Friday, July 30, 2010

Collateral Damage in the War on Big Business

The Star Tribune reports on what it calls “A bizarre extortion tale of the South Pacific”. It is a bizarre story indeed, featuring a naval officer who, with his wife and sister-in-law, admits to extorting money out of his parents and sister.

What makes the story odd is what the perpetrators were able to get their victims to believe:

In January 2005, Richard and Joan Rosetter, a farm couple from Granite Falls, visited San Diego, where their son, David, was stationed with his wife, Fia. While there, they met Fia's sister Tau, who was living with David and Fia Rosetter.

During that time the parents were told that employees of Wal-Mart were conducting surveillance on the family. Why? Because Wal-Mart didn't want to pay a worker's compensation claim to Tau, a former Wal-Mart employee who had broken her foot falling off a ladder.

I suppose this is credible – if Wal-Mart suspected fraud, they could conceivably place an ex-employee under surveillance in hopes of videotaping her jogging or something.

The story would become more sensational nine months later, according to the FBI.

In September 2005, Luann Rosetter received a telephone call from her brother. David told her that Wal-Mart employees wanted to kill him for helping Tau take Wal-Mart to court over her worker's compensation claim. Tau would be on disability for the rest of her life, he said, and Wal-Mart would rather kill her than pay the claim.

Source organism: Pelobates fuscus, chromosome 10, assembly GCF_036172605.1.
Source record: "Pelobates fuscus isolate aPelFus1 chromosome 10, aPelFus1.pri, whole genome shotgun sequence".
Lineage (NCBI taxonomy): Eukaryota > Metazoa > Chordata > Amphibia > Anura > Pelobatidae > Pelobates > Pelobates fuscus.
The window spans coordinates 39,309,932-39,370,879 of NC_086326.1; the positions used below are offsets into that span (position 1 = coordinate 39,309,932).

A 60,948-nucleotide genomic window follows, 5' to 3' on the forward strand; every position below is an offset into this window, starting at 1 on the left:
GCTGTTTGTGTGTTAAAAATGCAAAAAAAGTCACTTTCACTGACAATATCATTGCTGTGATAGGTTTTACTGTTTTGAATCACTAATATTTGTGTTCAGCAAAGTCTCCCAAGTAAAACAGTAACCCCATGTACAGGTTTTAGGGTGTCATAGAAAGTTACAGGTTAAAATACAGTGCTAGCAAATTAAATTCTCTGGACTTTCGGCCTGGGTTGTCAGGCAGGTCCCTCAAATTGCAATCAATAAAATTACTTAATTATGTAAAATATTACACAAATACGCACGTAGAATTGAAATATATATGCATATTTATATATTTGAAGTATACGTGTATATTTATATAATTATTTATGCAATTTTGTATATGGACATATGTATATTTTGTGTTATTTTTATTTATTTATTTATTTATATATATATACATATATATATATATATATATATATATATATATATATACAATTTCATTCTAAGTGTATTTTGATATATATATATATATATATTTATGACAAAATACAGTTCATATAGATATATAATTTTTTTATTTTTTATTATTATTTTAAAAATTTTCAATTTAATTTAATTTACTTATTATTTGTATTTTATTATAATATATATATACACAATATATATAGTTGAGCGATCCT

Two months later, in November 2005, David and Fia visited Luann's home in Rapid City, S.D. According to the FBI, they convinced Luann that hit men from "Los Burritos" or the "Dreaded Burrito Gang" had been hired to kill the entire family.

Who would possibly believe that a 180 billion dollar company would conclude that it made better business sense to hire the “Dreaded Burrito Gang” to kill multiple people rather than pay a disability claim? Gullible television and movie viewers, that’s who. The story probably rang a bell in the victim’s minds due to the countless movie plots, John Grisham novels, and Law & Order episodes where big businesses do bizarrely evil things to save trivial amounts of money.

According to the Strib story, federal authorities called it, “one of the oddest, made-for-TV-type cases they have ever seen”. Except of course, in the TV version, the evil corporation actually WOULD HAVE hired the Dreaded Burrito Gang to kill everyone.